7. Damn it! I know right? i was slightly surprised myself. I would have thought that there would be more information out there, but apparently not. Sure thing. I'll keep it on my radar and as soon as I have another model on deck that could benefit from this technique I'll see what I can do re: a video. Dont mind at all! Shoot: Nope. Because it's not the reflectivity of the primer that matters. It's the smoothness of the coat. Vallejo's gloss back primer is glossy because it self-levels. When you look at a coat of matt primer (say GW's chaos black or some other similar primer) under high magnification (say 20x-30x) you'll see that the coat isn't smooth at all. It actually has a very fine texture that helps the paint grip to the surface of the miniature. Putting a coat of gloss varnish or even a coat of null oil gloss over that will smooth it out a little, but it's akin to laying a blanket over a bunch of pointy rocks. Sure, it won't be quite as pointy but it won't be nearly as smooth as laying a blanket over a bed of compacted dirt. The smoothness of the undercoat is super important when you're working with VMA paints. Normal metallic paint is basically micronized flakes of aluminum suspended in a wet medium (in this case acrylic). If the surface is smooth, then all the light that hits the paint bounces off in the same direction. If the surface is uneven, then the light scatters off in all different directions. This is basically the difference between a mirror that has no surface scratches, and one that has had a very fine sandpaper run over the surface randomly. One will be very reflective and the other will be cloudy (see the pictures of the knights armor below for reference). Because demi-metals exploit how much light the paint reflects you need the paint to be as smooth and reflective as it can possibly be. The easiest and best approach is to use an airbrush. The application of the base coat needs to be uniform (to make sure that the light reflects evenly over the surface) and brush application will leave very fine irregularities in the surface. Now, technically you only need an airbrush for the primer coat and zenithal highlight of VMA gold since GW actually makes Retributor gold available in a spray. But if you're going to airbrush 2 of 3 you might as well airbrush all 3: Gloss primer -> Retributor gold -> VMA gold. Good question. If you were to look at say Seraphim Sepia and Mournfang Brown under a microscope, you would see that the light behaves differently. Seraphim sepia is an ink while mournfang brown is actually a paint. The difference between them is that the pigment in the wash is transparent. I.e. you can see through it, and the pigment in Mournfang brown will look like little tiny rocks, i.e. it's opaque. Mournfang brown covers whats underneath it, while seraphim sepia won't. GW washes generally are used to subtly adjust colors (since the original color underneath will show through but will be altered by the wash). They can also be used to give some instant depth by brushing them into the tiny crevices on a model (where the wash pools and helps absorb the light). So while washes can cover what underneath them, they can only do that if they're used in very very large amounts (which is tricky to do over broad, flat, plates of armor). I don't really want to adjust the color of the gold, I want to give the effect that it it's highly polished. Think less like this: And more like this: Using paint that blocks light, lets you control how much light the surface reflects. In the picture above, the metal is highly reflective and light doesn't scatter. Wherever light hits the metal it just bounces right back off, giving white "flares" of light. The black areas aren't really "black" either. They're just reflecting light in a direction our eyes can't see (sort of like when somebody is holding a laser pointer. You can't see the beam unless its pointed at something because all the light is traveling in a direction that doesn't end at your eyes.) Using opaque paint lets me duplicate this effect. The reflections are just that. A very small amount of the reflection color mixed 50/50 with lahmian medium and glazed over the area. Since the paint is already highly reflective you're really just strengthening a refection thats already there. The same goes for the refection of Steelheart's golden foot in his sword. The pauldrons and the red armor were done sightly differently, because I came across the metallic medium after I'd already finished the stormcast. But if I were to do it again, I'd probably use the Reaver technique for both. I can detail the steps but it will be easier to follow with pictures. With the dwarfs and Skaven just announced for Shadespire I'll probably have a chance to do some more demi-metals and I'll see what I can do about putting a tutorial together.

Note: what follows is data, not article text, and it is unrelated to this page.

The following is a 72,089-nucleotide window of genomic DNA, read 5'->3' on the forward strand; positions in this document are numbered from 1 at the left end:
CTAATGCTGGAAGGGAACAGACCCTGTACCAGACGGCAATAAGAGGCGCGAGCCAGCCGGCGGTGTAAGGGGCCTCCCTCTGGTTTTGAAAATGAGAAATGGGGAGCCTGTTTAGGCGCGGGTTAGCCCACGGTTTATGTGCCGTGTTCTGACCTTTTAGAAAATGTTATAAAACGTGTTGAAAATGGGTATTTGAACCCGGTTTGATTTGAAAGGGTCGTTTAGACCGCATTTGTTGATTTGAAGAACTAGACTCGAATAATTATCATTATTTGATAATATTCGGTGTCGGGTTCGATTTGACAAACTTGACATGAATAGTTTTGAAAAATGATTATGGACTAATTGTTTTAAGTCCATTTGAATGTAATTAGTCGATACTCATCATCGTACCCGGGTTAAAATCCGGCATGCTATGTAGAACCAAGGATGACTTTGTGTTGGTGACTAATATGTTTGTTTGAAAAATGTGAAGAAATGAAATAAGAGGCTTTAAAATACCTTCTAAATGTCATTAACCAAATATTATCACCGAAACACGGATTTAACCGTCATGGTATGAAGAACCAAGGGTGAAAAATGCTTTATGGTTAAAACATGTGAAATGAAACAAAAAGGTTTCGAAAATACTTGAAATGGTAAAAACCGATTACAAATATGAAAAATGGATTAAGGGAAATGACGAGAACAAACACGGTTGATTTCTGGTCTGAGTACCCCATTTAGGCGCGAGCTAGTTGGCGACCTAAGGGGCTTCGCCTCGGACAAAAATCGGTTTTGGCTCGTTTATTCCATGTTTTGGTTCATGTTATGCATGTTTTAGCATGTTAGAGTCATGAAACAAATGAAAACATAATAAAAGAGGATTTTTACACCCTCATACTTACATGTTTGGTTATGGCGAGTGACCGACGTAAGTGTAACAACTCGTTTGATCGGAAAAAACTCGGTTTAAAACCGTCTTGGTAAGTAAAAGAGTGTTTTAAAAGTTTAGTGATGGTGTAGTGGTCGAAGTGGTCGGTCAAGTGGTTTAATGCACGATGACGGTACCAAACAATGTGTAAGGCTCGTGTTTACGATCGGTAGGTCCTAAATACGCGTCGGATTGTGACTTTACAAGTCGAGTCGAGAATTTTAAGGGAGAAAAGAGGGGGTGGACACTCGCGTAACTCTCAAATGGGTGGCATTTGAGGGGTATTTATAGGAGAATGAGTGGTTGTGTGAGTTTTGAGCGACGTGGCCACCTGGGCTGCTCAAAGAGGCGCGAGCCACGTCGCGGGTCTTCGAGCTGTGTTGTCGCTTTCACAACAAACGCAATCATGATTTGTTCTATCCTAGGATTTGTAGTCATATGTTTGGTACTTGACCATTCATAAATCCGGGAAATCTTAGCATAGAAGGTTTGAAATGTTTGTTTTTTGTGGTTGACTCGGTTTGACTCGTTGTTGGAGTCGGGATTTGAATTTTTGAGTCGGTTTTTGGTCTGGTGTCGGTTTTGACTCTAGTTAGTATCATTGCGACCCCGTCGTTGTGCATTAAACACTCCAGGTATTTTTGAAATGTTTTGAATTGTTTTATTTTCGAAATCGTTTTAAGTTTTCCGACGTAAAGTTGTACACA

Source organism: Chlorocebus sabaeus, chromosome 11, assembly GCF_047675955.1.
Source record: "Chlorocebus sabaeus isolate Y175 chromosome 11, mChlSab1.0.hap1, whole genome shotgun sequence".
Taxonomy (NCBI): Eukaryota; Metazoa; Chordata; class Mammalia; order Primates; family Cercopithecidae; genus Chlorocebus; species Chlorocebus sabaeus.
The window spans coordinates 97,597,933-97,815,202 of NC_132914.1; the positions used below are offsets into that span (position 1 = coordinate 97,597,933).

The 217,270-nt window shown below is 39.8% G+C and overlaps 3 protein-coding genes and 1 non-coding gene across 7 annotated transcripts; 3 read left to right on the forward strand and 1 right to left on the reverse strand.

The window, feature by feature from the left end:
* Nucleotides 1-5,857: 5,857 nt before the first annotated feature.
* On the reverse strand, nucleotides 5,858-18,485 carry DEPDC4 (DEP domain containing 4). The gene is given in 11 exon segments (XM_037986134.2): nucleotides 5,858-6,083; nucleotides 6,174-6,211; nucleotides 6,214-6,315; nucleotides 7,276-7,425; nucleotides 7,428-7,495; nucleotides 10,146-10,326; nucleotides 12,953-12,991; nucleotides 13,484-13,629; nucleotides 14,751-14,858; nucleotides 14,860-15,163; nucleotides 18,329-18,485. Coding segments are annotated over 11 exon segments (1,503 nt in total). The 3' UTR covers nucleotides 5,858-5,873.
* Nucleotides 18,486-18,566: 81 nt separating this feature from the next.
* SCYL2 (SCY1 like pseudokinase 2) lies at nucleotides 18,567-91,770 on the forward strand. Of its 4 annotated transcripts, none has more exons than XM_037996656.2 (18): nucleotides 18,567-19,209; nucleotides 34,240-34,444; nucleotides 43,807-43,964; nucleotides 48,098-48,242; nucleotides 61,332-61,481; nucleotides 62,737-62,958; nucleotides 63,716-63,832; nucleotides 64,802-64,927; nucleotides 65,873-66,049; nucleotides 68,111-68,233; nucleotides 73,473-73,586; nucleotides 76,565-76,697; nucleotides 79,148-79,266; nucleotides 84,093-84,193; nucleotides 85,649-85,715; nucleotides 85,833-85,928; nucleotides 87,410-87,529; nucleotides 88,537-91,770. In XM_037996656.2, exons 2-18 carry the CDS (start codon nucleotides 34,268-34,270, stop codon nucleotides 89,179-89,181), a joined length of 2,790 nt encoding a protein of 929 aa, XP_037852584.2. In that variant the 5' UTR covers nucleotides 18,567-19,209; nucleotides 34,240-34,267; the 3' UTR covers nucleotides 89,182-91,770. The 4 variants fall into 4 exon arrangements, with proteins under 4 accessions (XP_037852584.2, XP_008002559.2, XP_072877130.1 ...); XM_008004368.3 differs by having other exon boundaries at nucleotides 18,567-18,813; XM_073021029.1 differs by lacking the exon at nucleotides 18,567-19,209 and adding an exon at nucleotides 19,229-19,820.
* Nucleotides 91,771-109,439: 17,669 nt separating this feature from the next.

8. Thanks a lot mate! I'm pretty happy how they turned out. I'd love to do an entire army with that technique, but it's crazy time consuming and a fairly tedious process. Maybe at some point in the future I'll either get the gumption to do another army for myself, or perhaps I'll get a chance to do one as a commission for somebody else. That's because there isn't one! Demi-metals are something the manager of my local GW and I have talked about for a while. His former co-worker (who was a multiple demon winner in the past and now judges for GW's Golden Demon awards) turned him onto the concept. Although he sat down a demonstrated a bit of how the technique works, my manager friend has never actually sat down and attempted to do it himself due to the technical difficulty and time constraints. So how did I learn to do it? Trial and error mostly. I also looked for some help from the ole' interwebz, but I didn't find anything substantially helpful. I'm fairly confident with the process now and perhaps at some point I'll put together a tutorial if anybody is interested. Basically it's a two-step highlight (a halo highlight of retributor armor over a Vallejo's gloss black primer, and then a zenithal highlight of Vallejo's Metal Air Gold) followed by very very thin washes of Mournfang Brown into Abbadon black. Sometimes I added a few drops of Retributor armor to ease the transition from metallic to non-metallic paint. Then there are a few spots where the very edges of gold get a 50/50 highlight of VMA Gold mixed with VMA aluminum (but that highlight is fairly minimal). Really, the whole "shining gold" effect really only uses those 4 paints: Retributor armor, VMA gold, Mournfang brown, and Abbaddon Black. Thanks Mate! Believe me, when I started this paint scheme I almost gave up after I finished the dryads. But as the army has grown and I've added some variation I've come to feel that it really holds together well. It also reads well on the tabletop; especially once the woods go down.